In the early hours of last Sunday morning, the city of Orlando became the scene of America’s largest ever shooting massacre.
We read with great sadness the accounts of the madness and evil perpetrated by the gunman in the name of his religion.
In the face of tragedies such as this one, or countless other events going on around the world, what hope, what comfort is there to be found?
This Sunday we are commencing a new series in Paul’s second letter to the Corinthians; a letter that is more pastoral than theological in its content.
It is a letter than the Apostle Paul wrote to the Corinthians to reassure them of the good news of the gospel and to reassure them of his ongoing love and affection for them as a church.
In the midst of their personal situation, this letter offers us profound comfort and hope; a perspective that goes beyond our momentary afflictions. It speaks of the loving presence of God who comforts us in the middle of our suffering and points us towards our eternal hope.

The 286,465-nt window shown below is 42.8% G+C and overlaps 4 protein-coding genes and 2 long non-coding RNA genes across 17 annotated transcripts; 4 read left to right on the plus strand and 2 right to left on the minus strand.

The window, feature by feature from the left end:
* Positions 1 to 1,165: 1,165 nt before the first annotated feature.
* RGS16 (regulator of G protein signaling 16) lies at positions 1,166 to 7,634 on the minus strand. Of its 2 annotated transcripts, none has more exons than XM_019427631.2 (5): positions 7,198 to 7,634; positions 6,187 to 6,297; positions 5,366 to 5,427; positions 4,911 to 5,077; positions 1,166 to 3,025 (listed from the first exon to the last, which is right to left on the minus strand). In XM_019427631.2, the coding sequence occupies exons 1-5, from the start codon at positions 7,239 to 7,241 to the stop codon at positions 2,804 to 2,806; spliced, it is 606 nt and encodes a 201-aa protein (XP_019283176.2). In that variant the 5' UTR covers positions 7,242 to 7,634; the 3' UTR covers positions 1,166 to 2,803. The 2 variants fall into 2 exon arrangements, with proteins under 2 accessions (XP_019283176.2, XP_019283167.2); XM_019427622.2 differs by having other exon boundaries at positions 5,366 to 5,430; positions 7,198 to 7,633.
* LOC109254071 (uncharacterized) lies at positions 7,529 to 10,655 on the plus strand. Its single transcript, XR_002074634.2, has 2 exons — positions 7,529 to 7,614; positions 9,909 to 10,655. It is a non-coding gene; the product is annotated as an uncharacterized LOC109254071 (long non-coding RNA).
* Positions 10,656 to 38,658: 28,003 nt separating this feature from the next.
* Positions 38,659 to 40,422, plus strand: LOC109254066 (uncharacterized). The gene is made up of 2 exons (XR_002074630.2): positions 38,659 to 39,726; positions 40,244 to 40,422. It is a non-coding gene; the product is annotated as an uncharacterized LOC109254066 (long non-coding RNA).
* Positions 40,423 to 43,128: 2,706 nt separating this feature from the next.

If you are feeling downhearted and discouraged, come and hear the good news of the gospel afresh.
Come and be reminded that while people might fail us or do unspeakable things, we have a God who always keeps His promises.
We have a loving Father who will never let us down.
– Pastor Jono Smith
This week we conclude our series on World Religions and we are looking at Buddhism. Buddhism has almost become a fashion statement in the western world; so many celebrities have come out publically to say that they have embraced or are sympathetic to the teachings or the Buddha. Buddhism predates Christianity by about 500 years and offers its followers a pathway to life that many in the West find attractive. When the Dalai Lama come to Australia (he’s been 10 times) he pulls huge crowds. Why is this?